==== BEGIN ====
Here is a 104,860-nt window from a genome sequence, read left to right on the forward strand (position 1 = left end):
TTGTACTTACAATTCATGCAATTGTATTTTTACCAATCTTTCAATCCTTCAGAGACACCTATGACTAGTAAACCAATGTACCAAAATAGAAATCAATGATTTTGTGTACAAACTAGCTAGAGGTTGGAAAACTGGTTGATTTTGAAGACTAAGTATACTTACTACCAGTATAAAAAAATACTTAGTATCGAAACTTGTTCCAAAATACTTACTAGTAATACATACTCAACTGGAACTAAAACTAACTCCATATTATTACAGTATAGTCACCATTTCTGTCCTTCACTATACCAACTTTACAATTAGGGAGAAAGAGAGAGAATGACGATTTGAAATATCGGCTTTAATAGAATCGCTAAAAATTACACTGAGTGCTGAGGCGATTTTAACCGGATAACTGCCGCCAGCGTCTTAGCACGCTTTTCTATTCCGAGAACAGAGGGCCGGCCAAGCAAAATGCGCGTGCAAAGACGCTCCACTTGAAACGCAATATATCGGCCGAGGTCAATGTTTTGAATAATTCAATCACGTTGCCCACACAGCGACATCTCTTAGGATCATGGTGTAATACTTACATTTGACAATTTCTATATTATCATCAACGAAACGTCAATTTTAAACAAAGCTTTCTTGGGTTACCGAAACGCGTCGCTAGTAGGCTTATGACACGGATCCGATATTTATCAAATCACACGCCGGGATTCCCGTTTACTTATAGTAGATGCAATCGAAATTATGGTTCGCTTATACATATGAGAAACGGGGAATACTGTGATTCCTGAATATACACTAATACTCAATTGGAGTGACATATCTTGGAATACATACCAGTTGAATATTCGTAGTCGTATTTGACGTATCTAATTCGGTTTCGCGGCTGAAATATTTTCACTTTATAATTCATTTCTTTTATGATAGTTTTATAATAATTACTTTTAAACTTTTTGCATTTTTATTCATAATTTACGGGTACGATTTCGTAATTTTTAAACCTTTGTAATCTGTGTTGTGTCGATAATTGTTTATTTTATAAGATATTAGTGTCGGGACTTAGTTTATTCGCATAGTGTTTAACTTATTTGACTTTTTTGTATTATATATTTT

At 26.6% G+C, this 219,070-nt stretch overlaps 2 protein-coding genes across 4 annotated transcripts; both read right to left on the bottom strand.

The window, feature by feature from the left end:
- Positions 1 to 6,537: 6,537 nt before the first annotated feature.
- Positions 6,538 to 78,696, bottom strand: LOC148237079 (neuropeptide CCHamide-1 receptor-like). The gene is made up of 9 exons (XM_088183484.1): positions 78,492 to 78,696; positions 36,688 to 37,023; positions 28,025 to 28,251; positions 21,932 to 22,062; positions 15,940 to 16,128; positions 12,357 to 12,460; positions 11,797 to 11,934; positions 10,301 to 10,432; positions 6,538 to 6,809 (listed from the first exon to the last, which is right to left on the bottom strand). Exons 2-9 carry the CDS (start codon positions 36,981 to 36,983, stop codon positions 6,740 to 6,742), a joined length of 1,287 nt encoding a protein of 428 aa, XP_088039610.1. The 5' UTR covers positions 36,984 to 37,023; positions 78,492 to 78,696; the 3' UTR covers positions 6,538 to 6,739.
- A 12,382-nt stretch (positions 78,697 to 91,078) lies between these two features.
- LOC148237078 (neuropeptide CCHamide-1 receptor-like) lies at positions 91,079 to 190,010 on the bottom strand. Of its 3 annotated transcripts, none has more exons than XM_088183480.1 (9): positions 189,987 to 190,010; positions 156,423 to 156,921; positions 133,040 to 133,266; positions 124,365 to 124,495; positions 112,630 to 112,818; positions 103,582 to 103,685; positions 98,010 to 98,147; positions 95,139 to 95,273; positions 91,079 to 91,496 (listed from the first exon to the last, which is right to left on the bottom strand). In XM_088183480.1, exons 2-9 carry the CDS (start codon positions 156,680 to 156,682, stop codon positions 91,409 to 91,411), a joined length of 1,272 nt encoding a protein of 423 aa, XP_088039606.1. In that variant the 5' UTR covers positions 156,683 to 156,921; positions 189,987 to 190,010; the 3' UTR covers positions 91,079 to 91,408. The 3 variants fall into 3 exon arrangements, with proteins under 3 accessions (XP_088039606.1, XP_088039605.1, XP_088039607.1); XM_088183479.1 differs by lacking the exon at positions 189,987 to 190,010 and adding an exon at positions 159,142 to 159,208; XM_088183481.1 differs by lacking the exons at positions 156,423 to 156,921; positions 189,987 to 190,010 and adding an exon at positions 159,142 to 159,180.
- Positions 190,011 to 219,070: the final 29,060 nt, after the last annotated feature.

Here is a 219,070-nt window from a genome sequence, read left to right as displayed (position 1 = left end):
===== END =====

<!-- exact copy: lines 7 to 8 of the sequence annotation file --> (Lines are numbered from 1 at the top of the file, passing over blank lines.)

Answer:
- A 12,382-nt stretch (positions 78,697 to 91,078) lies between these two features.
- LOC148237078 (neuropeptide CCHamide-1 receptor-like) lies at positions 91,079 to 190,010 on the bottom strand. Of its 3 annotated transcripts, none has more exons than XM_088183480.1 (9): positions 189,987 to 190,010; positions 156,423 to 156,921; positions 133,040 to 133,266; positions 124,365 to 124,495; positions 112,630 to 112,818; positions 103,582 to 103,685; positions 98,010 to 98,147; positions 95,139 to 95,273; positions 91,079 to 91,496 (listed from the first exon to the last, which is right to left on the bottom strand). In XM_088183480.1, exons 2-9 carry the CDS (start codon positions 156,680 to 156,682, stop codon positions 91,409 to 91,411), a joined length of 1,272 nt encoding a protein of 423 aa, XP_088039606.1. In that variant the 5' UTR covers positions 156,683 to 156,921; positions 189,987 to 190,010; the 3' UTR covers positions 91,079 to 91,408. The 3 variants fall into 3 exon arrangements, with proteins under 3 accessions (XP_088039606.1, XP_088039605.1, XP_088039607.1); XM_088183479.1 differs by lacking the exon at positions 189,987 to 190,010 and adding an exon at positions 159,142 to 159,208; XM_088183481.1 differs by lacking the exons at positions 156,423 to 156,921; positions 189,987 to 190,010 and adding an exon at positions 159,142 to 159,180.